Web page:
22 – 4 Life in Isolation

Another week of self-isolation here in what is likely one of the better places to be if one has to self isolate. It does have it’s limitations though, as it is some distance from anywhere and so the local walks tend to follow the same path. There are only so many kangaroos and sunsets that can be photographed.

That said, I am trying to make sure that I can capture something of interest every day which has two distinct benefits.

1. It gets me out of the house and doing some useful exercise.

And…

2. It gives me an excuse to practice using my new XT-3 camera.

With all of its bell and whistles, it is quite a different beast to the Canon range that I am familiar with. I was sorry that I had to leave Canon but their offering just didn’t stack up in the good, but light mirrorless range. The M50 was close but in low light, it showed too much noise to be able to eliminate enough, and it was just a tad too small for my big hands.

These few photos we’re all I managed for this evening. I hope you enjoy them

Til next time…

Blood Moon Eclipse

Woke early on Saturday morning to see the eclipse just beginning through the window. I put a triple shot coffee in the thermos and headed out the door. My plan was to try and get the moon from across the river on a dark stretch of road where the lights of town didn’t fade out the stars.

By the time I had set up my tripods the eclipse was almost half done although it was still an amazing site, with Mars shining brightly nearby

As the eclipse progressed the colour became a deeper red as it slipped into the shadow of the Earth

The morning sun began to lighten the sky in the east and the moon began to fade as the trees along the river slowly came into view from the darkness where they had been hiding.

In the dawn light the river seemed at peace. There was barely a ripple on the water and the blue sky promised a glorious winter’s day to come

I packed up and set off for home and a hearty breakfast when, as I came around a corner, I came across a landscape of fog carpeting the fields all the way to Mt Coolum which appeared to struggle to hold its head above the misty air. Behind it the first rays of the sun burned the air with a golden glow.

Did anyone get up to see this once in a blood moon spectacle?.. Did you get some good photos? Please share them for all to see if you did.

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I use Peak Design Gear to carry my camera gear around and can recommend it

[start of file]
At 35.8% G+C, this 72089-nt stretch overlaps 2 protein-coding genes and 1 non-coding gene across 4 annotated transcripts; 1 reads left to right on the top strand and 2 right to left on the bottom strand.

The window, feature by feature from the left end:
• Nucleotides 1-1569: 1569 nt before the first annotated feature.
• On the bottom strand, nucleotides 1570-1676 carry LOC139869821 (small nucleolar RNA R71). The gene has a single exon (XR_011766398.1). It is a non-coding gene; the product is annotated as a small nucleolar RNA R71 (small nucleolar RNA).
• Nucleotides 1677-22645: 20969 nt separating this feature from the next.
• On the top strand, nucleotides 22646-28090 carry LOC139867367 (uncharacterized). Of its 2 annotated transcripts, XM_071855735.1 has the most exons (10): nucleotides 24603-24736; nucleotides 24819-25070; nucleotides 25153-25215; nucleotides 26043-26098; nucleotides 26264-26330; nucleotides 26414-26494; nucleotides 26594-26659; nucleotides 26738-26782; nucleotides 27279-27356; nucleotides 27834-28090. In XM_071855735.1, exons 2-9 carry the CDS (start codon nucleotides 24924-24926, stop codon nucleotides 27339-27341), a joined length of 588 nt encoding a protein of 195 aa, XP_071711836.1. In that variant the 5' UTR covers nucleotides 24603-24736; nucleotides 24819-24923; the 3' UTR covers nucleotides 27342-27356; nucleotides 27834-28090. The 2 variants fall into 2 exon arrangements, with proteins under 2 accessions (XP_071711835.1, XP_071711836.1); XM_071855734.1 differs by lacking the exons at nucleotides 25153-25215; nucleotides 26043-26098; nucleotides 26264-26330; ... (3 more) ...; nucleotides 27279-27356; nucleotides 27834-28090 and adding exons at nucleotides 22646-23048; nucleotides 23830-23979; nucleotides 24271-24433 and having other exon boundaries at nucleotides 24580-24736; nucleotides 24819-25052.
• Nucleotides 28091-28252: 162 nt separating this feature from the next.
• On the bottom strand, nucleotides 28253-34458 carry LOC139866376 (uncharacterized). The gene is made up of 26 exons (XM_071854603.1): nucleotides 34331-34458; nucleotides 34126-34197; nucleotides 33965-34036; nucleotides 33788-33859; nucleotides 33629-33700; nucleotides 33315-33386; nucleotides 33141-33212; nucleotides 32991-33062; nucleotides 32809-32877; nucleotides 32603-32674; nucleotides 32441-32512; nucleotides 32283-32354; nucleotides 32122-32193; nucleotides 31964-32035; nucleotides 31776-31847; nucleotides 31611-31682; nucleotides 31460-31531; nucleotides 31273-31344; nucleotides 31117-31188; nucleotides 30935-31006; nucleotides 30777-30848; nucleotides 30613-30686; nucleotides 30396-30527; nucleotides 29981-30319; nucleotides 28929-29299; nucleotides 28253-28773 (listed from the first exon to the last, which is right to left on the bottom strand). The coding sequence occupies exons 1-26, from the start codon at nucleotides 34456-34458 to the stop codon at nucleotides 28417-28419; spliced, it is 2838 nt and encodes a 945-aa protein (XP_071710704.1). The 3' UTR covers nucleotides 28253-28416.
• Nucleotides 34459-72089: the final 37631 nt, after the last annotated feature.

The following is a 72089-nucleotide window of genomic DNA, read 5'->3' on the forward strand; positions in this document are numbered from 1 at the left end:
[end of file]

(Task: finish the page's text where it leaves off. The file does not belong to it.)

100 Strangers… Facing the challenge of talking to strangers and doing it anyway

Meeting Strangers can be a way of opening up one’s world.  For those of us who are less outgoing, it can be challenging, but when faced with the need to photograph a stranger, it can be terrifying, even for people who find it easy to mix and mingle.

The challenge to seek permission from a stranger to take a photograph can be daunting and the easy road is to stand back and take the long shot with a telephoto while hiding in the shadows.  There are so many opinions of what is the right thing to do when it comes to pointing a camera at a total stranger that the novice has difficulty in finding the correct path. Sometimes it is necessary to take the quick candid shot, especially when the moment cannot be recreated, while on other ocassions, it may be better to strike a conversation and seek permission to make a photograph and so be able to take a series and have a deeper story to tell. Remember, everyone has a back story and most of them are fascinating.

There is no right answer to this delema, but I suggest that even when taking the candid shot, permission to use it should be sought after the fact. This has two benefits.. It provides an opportunity to get a model release signed so that if you make a masterpiece you will be able to sell it on and you have the opportunity to make a new friend.

All this being so I still have not mastered the courage to comfortably point a camera at someone I don’t know and so as a way to develop my skills at street photography, I have taken up the challenge to make photos and stories of a new 100 strangers on this page…

These are their stories